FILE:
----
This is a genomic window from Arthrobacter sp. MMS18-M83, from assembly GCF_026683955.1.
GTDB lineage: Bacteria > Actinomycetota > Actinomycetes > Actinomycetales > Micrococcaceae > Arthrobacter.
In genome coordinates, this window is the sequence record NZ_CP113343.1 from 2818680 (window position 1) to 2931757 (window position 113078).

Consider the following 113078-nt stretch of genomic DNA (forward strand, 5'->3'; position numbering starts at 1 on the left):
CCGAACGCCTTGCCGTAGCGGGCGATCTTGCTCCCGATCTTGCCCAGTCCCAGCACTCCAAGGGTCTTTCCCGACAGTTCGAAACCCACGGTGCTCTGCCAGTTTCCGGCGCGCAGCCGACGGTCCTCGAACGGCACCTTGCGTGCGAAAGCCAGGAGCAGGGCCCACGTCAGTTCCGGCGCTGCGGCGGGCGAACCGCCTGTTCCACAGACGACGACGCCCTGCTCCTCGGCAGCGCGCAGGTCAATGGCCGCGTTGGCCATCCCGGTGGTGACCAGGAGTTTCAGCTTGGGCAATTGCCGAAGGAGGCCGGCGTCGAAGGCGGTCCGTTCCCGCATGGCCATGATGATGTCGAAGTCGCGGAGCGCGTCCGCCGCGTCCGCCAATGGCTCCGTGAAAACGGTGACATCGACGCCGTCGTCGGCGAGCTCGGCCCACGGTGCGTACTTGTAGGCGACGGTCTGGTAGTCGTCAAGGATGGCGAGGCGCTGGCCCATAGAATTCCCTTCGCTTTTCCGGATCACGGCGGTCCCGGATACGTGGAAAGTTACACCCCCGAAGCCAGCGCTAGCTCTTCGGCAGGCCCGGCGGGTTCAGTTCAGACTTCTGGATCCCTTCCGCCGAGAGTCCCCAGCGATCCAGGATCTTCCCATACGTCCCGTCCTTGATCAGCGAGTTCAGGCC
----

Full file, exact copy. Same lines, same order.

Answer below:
This is a genomic window from Arthrobacter sp. MMS18-M83, from assembly GCF_026683955.1.
GTDB lineage: Bacteria > Actinomycetota > Actinomycetes > Actinomycetales > Micrococcaceae > Arthrobacter.
In genome coordinates, this window is the sequence record NZ_CP113343.1 from 2818680 (window position 1) to 2931757 (window position 113078).

Consider the following 113078-nt stretch of genomic DNA (forward strand, 5'->3'; position numbering starts at 1 on the left):
CCGAACGCCTTGCCGTAGCGGGCGATCTTGCTCCCGATCTTGCCCAGTCCCAGCACTCCAAGGGTCTTTCCCGACAGTTCGAAACCCACGGTGCTCTGCCAGTTTCCGGCGCGCAGCCGACGGTCCTCGAACGGCACCTTGCGTGCGAAAGCCAGGAGCAGGGCCCACGTCAGTTCCGGCGCTGCGGCGGGCGAACCGCCTGTTCCACAGACGACGACGCCCTGCTCCTCGGCAGCGCGCAGGTCAATGGCCGCGTTGGCCATCCCGGTGGTGACCAGGAGTTTCAGCTTGGGCAATTGCCGAAGGAGGCCGGCGTCGAAGGCGGTCCGTTCCCGCATGGCCATGATGATGTCGAAGTCGCGGAGCGCGTCCGCCGCGTCCGCCAATGGCTCCGTGAAAACGGTGACATCGACGCCGTCGTCGGCGAGCTCGGCCCACGGTGCGTACTTGTAGGCGACGGTCTGGTAGTCGTCAAGGATGGCGAGGCGCTGGCCCATAGAATTCCCTTCGCTTTTCCGGATCACGGCGGTCCCGGATACGTGGAAAGTTACACCCCCGAAGCCAGCGCTAGCTCTTCGGCAGGCCCGGCGGGTTCAGTTCAGACTTCTGGATCCCTTCCGCCGAGAGTCCCCAGCGATCCAGGATCTTCCCATACGTCCCGTCCTTGATCAGCGAGTTCAGGCC